Secretary of State Tillerson recently announced that U.S. troops will remain in Syria even after the fight against ISIS ends. The military mission will include preventing the Assad regime from re-establishing control over rebel-held territories. This means the U.S. is taking sides in the bloody Syrian civil war, sliding ever more deeply into the quicksand of permanent war in the Middle East.
All of this without public debate or legal authorization.
Hats off to Senator Corey Booker and Professor Oona Hathaway for pointing out in the New York Times that keeping U.S. troops in Syria without the approval of Congress or the UN Security Council would be illegal. The same could be said for other U.S. military operations in the world today.
According to the U.S. Constitution, the authority to declare war rests squarely with Congress. That authority has eroded over the decades and was dealt a body blow by presidential war-making in Vietnam. In 1973 Congress passed the War Powers Act in a faint attempt to recover some of its constitutional authority. The law requires the President to notify Congress within 48 hours of sending troops into hostilities and to end military operations within 60 days if Congress does not declare war or authorize the use of military force.
This attempt to constrain executive war-making was steamrolled in the stampede to war after 9/11. Congress adopted an initial Authorization to Use Military Force (AUMF) allowing military action to suppress Al Qaida under the principle of self-defense. That thin authority has since been stretched, warped and distorted beyond recognition into a blanket authorization for permanent military operations without geographic or temporal limits. The U.S. is bombing Libya, Somalia, Iraq, Syria, Afghanistan, and Pakistan and has forces deployed in those countries and an unknown number of others.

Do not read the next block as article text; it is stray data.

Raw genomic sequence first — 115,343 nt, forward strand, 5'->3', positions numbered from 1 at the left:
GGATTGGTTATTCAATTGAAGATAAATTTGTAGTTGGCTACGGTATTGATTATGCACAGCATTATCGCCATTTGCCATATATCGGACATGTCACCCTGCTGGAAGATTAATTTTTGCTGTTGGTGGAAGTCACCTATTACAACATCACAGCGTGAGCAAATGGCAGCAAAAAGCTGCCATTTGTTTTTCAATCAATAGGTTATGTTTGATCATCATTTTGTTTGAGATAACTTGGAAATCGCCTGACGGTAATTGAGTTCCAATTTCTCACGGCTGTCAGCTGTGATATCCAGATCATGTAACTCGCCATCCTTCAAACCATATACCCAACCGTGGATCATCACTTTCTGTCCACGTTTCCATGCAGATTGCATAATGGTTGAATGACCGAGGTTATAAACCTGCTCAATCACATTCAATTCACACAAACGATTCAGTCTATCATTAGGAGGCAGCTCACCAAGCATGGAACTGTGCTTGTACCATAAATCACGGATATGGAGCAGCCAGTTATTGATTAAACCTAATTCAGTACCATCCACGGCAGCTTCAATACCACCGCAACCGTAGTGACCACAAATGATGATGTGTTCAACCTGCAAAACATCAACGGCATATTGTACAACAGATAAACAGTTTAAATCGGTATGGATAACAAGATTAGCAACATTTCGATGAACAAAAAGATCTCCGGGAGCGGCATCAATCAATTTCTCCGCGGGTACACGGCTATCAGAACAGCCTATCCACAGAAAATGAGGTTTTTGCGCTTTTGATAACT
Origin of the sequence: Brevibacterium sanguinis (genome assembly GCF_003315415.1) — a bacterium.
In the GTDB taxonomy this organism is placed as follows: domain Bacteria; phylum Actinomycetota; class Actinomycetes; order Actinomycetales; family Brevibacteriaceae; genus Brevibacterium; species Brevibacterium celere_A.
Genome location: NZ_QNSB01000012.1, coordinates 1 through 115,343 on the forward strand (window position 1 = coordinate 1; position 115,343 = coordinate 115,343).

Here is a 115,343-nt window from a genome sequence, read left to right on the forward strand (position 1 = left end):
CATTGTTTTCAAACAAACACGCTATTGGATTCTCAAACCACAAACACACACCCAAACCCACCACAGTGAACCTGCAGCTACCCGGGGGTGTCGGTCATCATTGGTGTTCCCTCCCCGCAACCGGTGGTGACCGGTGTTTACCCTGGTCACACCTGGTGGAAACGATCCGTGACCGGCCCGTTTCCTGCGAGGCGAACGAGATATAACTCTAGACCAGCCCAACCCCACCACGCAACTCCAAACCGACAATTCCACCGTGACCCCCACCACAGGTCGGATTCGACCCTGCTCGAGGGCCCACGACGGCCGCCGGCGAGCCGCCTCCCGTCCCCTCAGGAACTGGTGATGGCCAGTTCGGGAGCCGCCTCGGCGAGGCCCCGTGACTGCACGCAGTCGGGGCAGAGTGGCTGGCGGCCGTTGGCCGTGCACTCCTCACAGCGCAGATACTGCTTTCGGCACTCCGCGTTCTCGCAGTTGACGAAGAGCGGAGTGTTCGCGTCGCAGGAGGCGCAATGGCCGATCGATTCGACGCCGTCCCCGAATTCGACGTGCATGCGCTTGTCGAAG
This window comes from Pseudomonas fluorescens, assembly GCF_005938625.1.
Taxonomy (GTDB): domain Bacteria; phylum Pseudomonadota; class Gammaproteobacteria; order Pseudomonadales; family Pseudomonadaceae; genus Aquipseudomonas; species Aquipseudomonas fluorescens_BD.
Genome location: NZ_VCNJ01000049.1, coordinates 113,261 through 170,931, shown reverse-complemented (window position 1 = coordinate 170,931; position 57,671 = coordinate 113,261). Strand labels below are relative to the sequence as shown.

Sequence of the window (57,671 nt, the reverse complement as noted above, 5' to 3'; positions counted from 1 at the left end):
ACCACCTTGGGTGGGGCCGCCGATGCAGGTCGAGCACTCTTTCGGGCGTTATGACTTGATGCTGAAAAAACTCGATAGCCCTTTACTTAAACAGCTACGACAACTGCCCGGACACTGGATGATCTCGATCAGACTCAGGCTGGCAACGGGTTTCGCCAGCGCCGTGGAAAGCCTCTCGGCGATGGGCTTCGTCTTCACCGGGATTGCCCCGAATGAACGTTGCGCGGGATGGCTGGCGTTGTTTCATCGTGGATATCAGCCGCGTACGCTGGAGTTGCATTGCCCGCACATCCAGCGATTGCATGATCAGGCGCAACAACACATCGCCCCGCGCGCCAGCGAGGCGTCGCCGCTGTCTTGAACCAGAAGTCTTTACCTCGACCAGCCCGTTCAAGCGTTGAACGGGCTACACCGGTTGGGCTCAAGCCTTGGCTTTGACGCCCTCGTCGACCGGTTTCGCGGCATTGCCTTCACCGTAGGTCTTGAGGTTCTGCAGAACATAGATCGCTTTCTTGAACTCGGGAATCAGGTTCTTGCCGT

Under the Charter of the United Nations, a treaty binding on the U.S. which the U.S. basically wrote, nations are prohibited from using military force in other countries unless in self-defense or when authorized by the Security Council. The outlawing of war was derived from the Kellogg-Briand Peace Pact of 1928, in which the United States and dozens of countries vowed to renounce the use of war as an instrument of national policy. Read The Internationalists by Hathaway and Scott Shapiro for the stirring story of how that prohibition emerged.
We know of course that political leaders often sign such documents with fingers crossed, but the prohibition against war is a legal fact and a sound principle. It was established as a way of avoiding war and discouraging nations from sending troops across borders without authorization.
If we want to be a nation of laws, as we claim, a good place to start would be in obeying international prohibitions against military intervention. We’d better do it fast before we get bogged down in the chaos of Syria.